Beta Phi Alumni Articles

Brother Ward Enters Chapter Eternal

Ward


Brother Jim Ward, Beta Phi, ‘60, a UA baseball pitcher and rancher, died Jan. 7, 2018 in Abilene, Texas. He was 78. 

Brother Ward won 30 games for the Wildcats between 1958-60, which ranks him fifth in career wins. He won 13 games in 1960 and led the Wildcats to the College World Series, where he was named to the all-tournament team. He also ranks 10th in career strikeouts with 292.

 The Wildcats’ coach, Frank Sancet, Beta Phi ’33 coached Ward and his catcher was All-American Alan Hall, Beta Phi ’60. Several other Sigs played with Ward, including Mike Longo, Linn Wallace, Charlie Shoemaker, John Colyer, Bill Barraclough, Bob Wilson and Jim Geist.

Brother Ward played pro baseball for nine seasons in the minor leagues, running up a record of 88 wins and 84 losses with an ERA of 3.57.

He was inducted into the Wildcats Sports Hall of Fame in 2014.

At that time, Arizona Daily Star sports columnist Greg Hansen noted that Ward was given to finishing most conversations with the two-word declaration:  ‘Bear Down.’ ”

“Isn’t that strange for a man who graduated from college 54 years ago? Bear Down? Still?

“Ward isn’t one to be awed or cling to an old rallying cry unless it has a deep meaning. He routinely shared a dugout at Dodger Stadium with Sandy Koufax and Don Drysdale. He struck out 16 Oklahoma State batters in the College World Series. He raised cattle. Owned a printing company. Graduated from the UA by taking 21 units his final semester.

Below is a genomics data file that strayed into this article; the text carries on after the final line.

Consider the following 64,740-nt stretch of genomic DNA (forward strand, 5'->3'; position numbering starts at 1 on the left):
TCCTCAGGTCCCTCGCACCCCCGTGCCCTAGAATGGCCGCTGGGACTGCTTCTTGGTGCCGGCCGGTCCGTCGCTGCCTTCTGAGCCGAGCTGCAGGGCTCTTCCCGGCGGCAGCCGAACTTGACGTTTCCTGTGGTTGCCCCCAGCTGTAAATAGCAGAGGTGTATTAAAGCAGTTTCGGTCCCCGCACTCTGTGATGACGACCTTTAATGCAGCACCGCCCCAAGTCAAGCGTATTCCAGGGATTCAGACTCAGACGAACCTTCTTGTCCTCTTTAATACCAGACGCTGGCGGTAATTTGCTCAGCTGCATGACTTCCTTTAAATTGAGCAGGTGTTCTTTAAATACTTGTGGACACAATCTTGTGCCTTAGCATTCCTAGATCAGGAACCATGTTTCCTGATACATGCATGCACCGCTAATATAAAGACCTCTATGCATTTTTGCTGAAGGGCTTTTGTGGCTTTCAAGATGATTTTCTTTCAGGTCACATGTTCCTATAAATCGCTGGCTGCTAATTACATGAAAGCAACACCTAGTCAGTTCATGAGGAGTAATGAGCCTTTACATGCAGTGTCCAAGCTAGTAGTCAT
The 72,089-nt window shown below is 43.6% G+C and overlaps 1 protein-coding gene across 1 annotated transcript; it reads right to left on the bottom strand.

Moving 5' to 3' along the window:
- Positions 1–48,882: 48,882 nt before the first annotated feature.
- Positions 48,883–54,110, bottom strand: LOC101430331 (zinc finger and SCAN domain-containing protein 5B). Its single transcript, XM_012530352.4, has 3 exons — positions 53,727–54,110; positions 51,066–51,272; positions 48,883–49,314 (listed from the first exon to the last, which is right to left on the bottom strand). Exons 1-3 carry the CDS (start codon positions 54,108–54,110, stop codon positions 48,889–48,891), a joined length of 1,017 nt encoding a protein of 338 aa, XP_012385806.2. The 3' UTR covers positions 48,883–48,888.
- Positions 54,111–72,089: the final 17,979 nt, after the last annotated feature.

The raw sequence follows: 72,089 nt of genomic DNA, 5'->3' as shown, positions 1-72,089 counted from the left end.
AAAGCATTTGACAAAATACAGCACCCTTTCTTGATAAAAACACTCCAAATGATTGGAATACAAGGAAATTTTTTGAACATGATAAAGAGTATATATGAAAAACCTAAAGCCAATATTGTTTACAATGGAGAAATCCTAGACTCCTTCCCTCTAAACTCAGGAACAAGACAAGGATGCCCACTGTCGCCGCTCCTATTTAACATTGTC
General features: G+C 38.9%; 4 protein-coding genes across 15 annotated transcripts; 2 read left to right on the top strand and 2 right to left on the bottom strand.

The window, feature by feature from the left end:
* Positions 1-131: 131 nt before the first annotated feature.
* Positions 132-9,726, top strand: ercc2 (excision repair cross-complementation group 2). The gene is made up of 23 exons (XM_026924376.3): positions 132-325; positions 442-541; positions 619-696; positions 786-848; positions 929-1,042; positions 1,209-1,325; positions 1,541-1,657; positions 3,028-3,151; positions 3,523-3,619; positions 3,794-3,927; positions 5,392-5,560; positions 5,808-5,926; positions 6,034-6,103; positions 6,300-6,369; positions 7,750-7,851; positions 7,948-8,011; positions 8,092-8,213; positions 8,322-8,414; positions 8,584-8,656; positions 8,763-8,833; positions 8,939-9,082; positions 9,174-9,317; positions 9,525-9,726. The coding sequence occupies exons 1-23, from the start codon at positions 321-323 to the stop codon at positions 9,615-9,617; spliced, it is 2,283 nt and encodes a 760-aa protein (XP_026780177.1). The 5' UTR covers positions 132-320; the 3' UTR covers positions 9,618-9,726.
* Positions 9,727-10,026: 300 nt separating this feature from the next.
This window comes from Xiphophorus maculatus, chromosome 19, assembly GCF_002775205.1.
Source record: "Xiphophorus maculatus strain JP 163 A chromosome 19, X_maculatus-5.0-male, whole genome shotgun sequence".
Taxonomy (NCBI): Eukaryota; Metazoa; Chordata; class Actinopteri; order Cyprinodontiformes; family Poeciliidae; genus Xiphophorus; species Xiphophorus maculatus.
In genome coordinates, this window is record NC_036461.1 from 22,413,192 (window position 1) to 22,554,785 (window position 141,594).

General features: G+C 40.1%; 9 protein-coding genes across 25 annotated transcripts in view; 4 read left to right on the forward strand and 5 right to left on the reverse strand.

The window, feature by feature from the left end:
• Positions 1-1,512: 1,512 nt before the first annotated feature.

“There isn’t much Jim Ward hasn’t seen. His baseball career was delayed while he learned to be a soldier at Fort Ord. His first wife, Nancy, died of cancer 22 years ago. He lost his first ranch, his cattle business, after four years of a Texas drought.

“Can you imagine what it would take to move a man to tears after all that?”

“It was a phone call from (UA associate athletic director) Phoebe Chalk in August,” he says. “I thought, ‘Well, they’re going to ask me for some money,’ but that wasn’t it at all. She said, ‘Congratulations, Jim, you’ve been elected to the UA Sports Hall of Fame.’ ”

Ward broke down in tears.

“I was speechless,” he told Hansen. “I started bawling. My son was in the room, and he said, ‘What’s the matter, are you OK?’ I just couldn’t express myself, but, you know, it’s the greatest thrill of my baseball life.”